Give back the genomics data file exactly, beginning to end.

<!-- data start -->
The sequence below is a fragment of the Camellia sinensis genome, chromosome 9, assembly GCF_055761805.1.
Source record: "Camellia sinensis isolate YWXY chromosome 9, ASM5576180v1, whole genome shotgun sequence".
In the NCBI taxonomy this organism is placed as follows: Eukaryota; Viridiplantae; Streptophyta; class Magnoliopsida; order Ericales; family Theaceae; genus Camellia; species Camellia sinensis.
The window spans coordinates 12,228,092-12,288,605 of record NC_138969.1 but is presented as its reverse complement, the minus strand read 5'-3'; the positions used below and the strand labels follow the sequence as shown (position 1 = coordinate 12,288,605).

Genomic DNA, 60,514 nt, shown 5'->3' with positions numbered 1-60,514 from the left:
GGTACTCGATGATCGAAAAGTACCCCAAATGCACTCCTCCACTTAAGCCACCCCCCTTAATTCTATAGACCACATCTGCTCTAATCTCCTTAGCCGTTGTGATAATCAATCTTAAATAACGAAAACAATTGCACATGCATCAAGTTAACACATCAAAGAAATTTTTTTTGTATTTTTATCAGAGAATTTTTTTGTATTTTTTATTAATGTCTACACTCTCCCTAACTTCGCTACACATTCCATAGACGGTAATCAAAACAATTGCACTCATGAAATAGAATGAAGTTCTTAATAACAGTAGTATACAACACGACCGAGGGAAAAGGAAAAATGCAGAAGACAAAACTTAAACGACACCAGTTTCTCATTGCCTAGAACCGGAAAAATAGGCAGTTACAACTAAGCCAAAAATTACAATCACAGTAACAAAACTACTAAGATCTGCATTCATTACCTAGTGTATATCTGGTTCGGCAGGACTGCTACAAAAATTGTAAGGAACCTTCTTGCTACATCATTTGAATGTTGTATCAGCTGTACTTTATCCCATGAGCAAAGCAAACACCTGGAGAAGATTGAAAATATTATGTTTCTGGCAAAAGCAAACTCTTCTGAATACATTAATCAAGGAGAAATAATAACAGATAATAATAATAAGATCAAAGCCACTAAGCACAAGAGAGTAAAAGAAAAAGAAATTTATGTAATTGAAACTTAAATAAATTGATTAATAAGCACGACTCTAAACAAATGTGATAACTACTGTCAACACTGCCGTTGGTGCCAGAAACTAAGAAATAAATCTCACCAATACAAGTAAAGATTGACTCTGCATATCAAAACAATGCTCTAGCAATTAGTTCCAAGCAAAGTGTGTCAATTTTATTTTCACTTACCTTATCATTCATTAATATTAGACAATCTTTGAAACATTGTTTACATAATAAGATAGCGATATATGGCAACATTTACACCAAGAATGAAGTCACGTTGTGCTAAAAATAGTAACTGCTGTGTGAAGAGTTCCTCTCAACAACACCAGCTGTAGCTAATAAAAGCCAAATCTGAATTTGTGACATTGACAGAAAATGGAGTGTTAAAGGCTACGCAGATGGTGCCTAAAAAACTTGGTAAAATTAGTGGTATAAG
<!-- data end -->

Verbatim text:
The sequence below is a fragment of the Camellia sinensis genome, chromosome 9, assembly GCF_055761805.1.
Source record: "Camellia sinensis isolate YWXY chromosome 9, ASM5576180v1, whole genome shotgun sequence".
In the NCBI taxonomy this organism is placed as follows: Eukaryota; Viridiplantae; Streptophyta; class Magnoliopsida; order Ericales; family Theaceae; genus Camellia; species Camellia sinensis.
The window spans coordinates 12,228,092-12,288,605 of record NC_138969.1 but is presented as its reverse complement, the minus strand read 5'-3'; the positions used below and the strand labels follow the sequence as shown (position 1 = coordinate 12,288,605).

Genomic DNA, 60,514 nt, shown 5'->3' with positions numbered 1-60,514 from the left:
GGTACTCGATGATCGAAAAGTACCCCAAATGCACTCCTCCACTTAAGCCACCCCCCTTAATTCTATAGACCACATCTGCTCTAATCTCCTTAGCCGTTGTGATAATCAATCTTAAATAACGAAAACAATTGCACATGCATCAAGTTAACACATCAAAGAAATTTTTTTTGTATTTTTATCAGAGAATTTTTTTGTATTTTTTATTAATGTCTACACTCTCCCTAACTTCGCTACACATTCCATAGACGGTAATCAAAACAATTGCACTCATGAAATAGAATGAAGTTCTTAATAACAGTAGTATACAACACGACCGAGGGAAAAGGAAAAATGCAGAAGACAAAACTTAAACGACACCAGTTTCTCATTGCCTAGAACCGGAAAAATAGGCAGTTACAACTAAGCCAAAAATTACAATCACAGTAACAAAACTACTAAGATCTGCATTCATTACCTAGTGTATATCTGGTTCGGCAGGACTGCTACAAAAATTGTAAGGAACCTTCTTGCTACATCATTTGAATGTTGTATCAGCTGTACTTTATCCCATGAGCAAAGCAAACACCTGGAGAAGATTGAAAATATTATGTTTCTGGCAAAAGCAAACTCTTCTGAATACATTAATCAAGGAGAAATAATAACAGATAATAATAATAAGATCAAAGCCACTAAGCACAAGAGAGTAAAAGAAAAAGAAATTTATGTAATTGAAACTTAAATAAATTGATTAATAAGCACGACTCTAAACAAATGTGATAACTACTGTCAACACTGCCGTTGGTGCCAGAAACTAAGAAATAAATCTCACCAATACAAGTAAAGATTGACTCTGCATATCAAAACAATGCTCTAGCAATTAGTTCCAAGCAAAGTGTGTCAATTTTATTTTCACTTACCTTATCATTCATTAATATTAGACAATCTTTGAAACATTGTTTACATAATAAGATAGCGATATATGGCAACATTTACACCAAGAATGAAGTCACGTTGTGCTAAAAATAGTAACTGCTGTGTGAAGAGTTCCTCTCAACAACACCAGCTGTAGCTAATAAAAGCCAAATCTGAATTTGTGACATTGACAGAAAATGGAGTGTTAAAGGCTACGCAGATGGTGCCTAAAAAACTTGGTAAAATTAGTGGTATAAG